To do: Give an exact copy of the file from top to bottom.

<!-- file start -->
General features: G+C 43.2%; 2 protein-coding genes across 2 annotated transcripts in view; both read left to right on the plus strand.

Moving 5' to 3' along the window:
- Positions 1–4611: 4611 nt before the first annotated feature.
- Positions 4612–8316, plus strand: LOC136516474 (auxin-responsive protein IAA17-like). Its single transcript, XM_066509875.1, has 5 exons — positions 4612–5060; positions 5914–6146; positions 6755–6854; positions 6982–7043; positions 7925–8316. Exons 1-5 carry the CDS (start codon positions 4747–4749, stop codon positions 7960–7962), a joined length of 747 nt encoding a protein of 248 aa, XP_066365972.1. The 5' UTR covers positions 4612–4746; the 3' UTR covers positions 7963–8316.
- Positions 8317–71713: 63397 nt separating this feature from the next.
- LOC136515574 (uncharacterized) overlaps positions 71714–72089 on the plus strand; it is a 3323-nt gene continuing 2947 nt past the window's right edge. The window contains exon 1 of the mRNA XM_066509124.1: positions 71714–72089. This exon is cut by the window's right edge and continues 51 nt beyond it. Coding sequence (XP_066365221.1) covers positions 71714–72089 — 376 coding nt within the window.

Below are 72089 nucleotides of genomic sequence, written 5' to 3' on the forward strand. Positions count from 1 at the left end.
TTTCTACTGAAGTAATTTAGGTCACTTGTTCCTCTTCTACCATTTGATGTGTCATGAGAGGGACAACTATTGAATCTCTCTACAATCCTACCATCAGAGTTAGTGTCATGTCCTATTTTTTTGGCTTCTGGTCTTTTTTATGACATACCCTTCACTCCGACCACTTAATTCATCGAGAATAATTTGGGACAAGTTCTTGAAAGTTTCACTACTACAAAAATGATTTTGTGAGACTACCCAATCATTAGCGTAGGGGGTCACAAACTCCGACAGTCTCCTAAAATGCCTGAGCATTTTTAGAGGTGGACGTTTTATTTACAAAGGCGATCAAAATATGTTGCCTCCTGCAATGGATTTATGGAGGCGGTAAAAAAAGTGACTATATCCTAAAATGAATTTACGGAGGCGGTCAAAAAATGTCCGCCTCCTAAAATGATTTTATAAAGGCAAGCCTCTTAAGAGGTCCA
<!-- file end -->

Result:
General features: G+C 43.2%; 2 protein-coding genes across 2 annotated transcripts in view; both read left to right on the plus strand.

Moving 5' to 3' along the window:
- Positions 1–4611: 4611 nt before the first annotated feature.
- Positions 4612–8316, plus strand: LOC136516474 (auxin-responsive protein IAA17-like). Its single transcript, XM_066509875.1, has 5 exons — positions 4612–5060; positions 5914–6146; positions 6755–6854; positions 6982–7043; positions 7925–8316. Exons 1-5 carry the CDS (start codon positions 4747–4749, stop codon positions 7960–7962), a joined length of 747 nt encoding a protein of 248 aa, XP_066365972.1. The 5' UTR covers positions 4612–4746; the 3' UTR covers positions 7963–8316.
- Positions 8317–71713: 63397 nt separating this feature from the next.
- LOC136515574 (uncharacterized) overlaps positions 71714–72089 on the plus strand; it is a 3323-nt gene continuing 2947 nt past the window's right edge. The window contains exon 1 of the mRNA XM_066509124.1: positions 71714–72089. This exon is cut by the window's right edge and continues 51 nt beyond it. Coding sequence (XP_066365221.1) covers positions 71714–72089 — 376 coding nt within the window.

Below are 72089 nucleotides of genomic sequence, written 5' to 3' on the forward strand. Positions count from 1 at the left end.
TTTCTACTGAAGTAATTTAGGTCACTTGTTCCTCTTCTACCATTTGATGTGTCATGAGAGGGACAACTATTGAATCTCTCTACAATCCTACCATCAGAGTTAGTGTCATGTCCTATTTTTTTGGCTTCTGGTCTTTTTTATGACATACCCTTCACTCCGACCACTTAATTCATCGAGAATAATTTGGGACAAGTTCTTGAAAGTTTCACTACTACAAAAATGATTTTGTGAGACTACCCAATCATTAGCGTAGGGGGTCACAAACTCCGACAGTCTCCTAAAATGCCTGAGCATTTTTAGAGGTGGACGTTTTATTTACAAAGGCGATCAAAATATGTTGCCTCCTGCAATGGATTTATGGAGGCGGTAAAAAAAGTGACTATATCCTAAAATGAATTTACGGAGGCGGTCAAAAAATGTCCGCCTCCTAAAATGATTTTATAAAGGCAAGCCTCTTAAGAGGTCCA